As applications for the Lenovo Mirage Solo 6DOF controller dev kits come to a close recently, it appears Google has begun sending out its first wave of units, an experimental hardware add-on for Lenovo’s Mirage Solo standalone headset that brings optical positional tracking to a pair of purpose-built controllers.
Alex Coulombe, the creative director and co-founder of VR startup Agile Lens, was one of the firsts to publish a few snaps along with his initial impressions of the dev kit; the headset already boasts 6DOF headset tracking but was matched with a single 3DOF controller (rotational only) at launch in May.
If you don't have the faceplate plugged in, everything is normal. As soon as you plug it in, the controllers just appear (sometimes at the wrong place for a moment). From there you can go about your business naturally like in any desktop #6DoF experience.#VR #Daydream #DevKit pic.twitter.com/e7T66VaQVd
— Alex Coulombe (@iBrews) December 19, 2018
According to Coulombe, the 6DOF controller kit is about as plug-and-play as we would have hoped, saying “[i]f you don’t have the faceplate plugged in, everything is normal. As soon as you plug it in, the controllers just appear (sometimes at the wrong place for a moment). From there you can go about your business naturally like in any desktop 6DoF experience.”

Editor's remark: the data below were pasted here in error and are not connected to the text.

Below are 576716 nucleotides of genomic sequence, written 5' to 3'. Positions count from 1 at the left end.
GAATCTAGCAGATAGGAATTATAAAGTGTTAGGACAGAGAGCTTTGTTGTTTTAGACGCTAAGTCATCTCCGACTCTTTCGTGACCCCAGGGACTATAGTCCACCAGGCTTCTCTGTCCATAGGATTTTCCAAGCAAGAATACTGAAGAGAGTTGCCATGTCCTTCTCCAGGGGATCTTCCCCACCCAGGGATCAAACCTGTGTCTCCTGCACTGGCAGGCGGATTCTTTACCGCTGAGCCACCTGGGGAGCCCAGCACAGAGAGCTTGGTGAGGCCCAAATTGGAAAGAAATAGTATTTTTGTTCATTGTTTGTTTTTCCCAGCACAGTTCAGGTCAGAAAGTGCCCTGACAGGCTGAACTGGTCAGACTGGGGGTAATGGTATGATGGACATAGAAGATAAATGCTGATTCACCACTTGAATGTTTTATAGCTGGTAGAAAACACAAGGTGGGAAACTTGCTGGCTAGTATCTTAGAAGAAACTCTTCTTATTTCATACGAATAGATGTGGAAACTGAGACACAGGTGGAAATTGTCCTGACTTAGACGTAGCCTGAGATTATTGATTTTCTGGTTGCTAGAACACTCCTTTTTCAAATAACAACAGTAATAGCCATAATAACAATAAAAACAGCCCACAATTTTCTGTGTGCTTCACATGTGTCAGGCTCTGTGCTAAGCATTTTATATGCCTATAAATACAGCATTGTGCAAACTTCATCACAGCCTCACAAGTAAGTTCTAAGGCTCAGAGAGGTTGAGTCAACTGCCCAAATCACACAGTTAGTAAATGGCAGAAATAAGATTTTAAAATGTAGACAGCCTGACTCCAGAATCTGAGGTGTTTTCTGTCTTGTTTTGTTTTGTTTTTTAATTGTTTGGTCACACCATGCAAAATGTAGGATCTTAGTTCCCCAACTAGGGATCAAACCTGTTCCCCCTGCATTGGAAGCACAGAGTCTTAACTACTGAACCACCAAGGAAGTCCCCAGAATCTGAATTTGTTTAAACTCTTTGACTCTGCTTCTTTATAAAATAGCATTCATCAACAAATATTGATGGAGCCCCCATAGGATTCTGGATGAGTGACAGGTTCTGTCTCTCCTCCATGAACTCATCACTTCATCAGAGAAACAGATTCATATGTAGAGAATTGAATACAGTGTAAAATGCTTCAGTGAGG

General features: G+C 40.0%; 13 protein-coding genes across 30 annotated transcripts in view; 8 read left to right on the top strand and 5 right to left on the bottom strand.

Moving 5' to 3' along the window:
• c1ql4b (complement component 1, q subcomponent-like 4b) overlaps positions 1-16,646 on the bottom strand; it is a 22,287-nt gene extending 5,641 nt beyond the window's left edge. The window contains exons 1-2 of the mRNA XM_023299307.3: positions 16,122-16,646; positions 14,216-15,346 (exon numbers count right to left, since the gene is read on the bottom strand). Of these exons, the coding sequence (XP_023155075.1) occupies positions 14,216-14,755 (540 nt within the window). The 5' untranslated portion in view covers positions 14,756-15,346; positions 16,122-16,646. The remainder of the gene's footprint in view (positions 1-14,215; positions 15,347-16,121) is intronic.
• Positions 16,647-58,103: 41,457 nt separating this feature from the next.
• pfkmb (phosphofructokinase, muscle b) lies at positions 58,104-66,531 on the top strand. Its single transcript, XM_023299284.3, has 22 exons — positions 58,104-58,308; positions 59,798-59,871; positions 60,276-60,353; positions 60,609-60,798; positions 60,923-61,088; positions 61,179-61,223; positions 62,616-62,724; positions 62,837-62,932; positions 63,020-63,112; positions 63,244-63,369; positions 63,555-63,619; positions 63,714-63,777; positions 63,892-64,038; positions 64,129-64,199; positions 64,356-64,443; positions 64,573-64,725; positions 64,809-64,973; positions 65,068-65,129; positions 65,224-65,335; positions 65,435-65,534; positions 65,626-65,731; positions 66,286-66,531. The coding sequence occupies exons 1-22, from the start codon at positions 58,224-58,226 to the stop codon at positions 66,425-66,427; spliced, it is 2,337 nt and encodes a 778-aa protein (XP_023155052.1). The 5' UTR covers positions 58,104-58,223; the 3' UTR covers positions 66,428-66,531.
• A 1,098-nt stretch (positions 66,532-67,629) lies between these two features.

The dev kit also features backwards compatibility with standard Daydream apps that use the 3DOF controller, Coulombe says.
Putting it through its paces, Coulombe found the optical tracking system’s breaking point, but concludes it’s “not a big problem, [there are] few applications I can imagine where you’d really need to cross your hands over each other.”
Cubic VR founder Haldun Kececigil also received a unit, posting a brief look at the dev kit still fresh in the box and stating eagerly that tracking was so far “flawless” since the latest update.
— Haldun (@haltor) December 12, 2018
Where the 6DOF controller dev kit will eventually will lead, we’re not sure. Healthy speculation: Google isn’t gearing up to mass produce the add-on itself, but rather seed its developer community with the tools to develop full-fledged 6DOF content for a headset yet to come, possibly one that will directly compete with Oculus Quest, which has been confirmed to launch sometime early 2019.
So far Google has been mum on the details, so at this point we just can’t tell.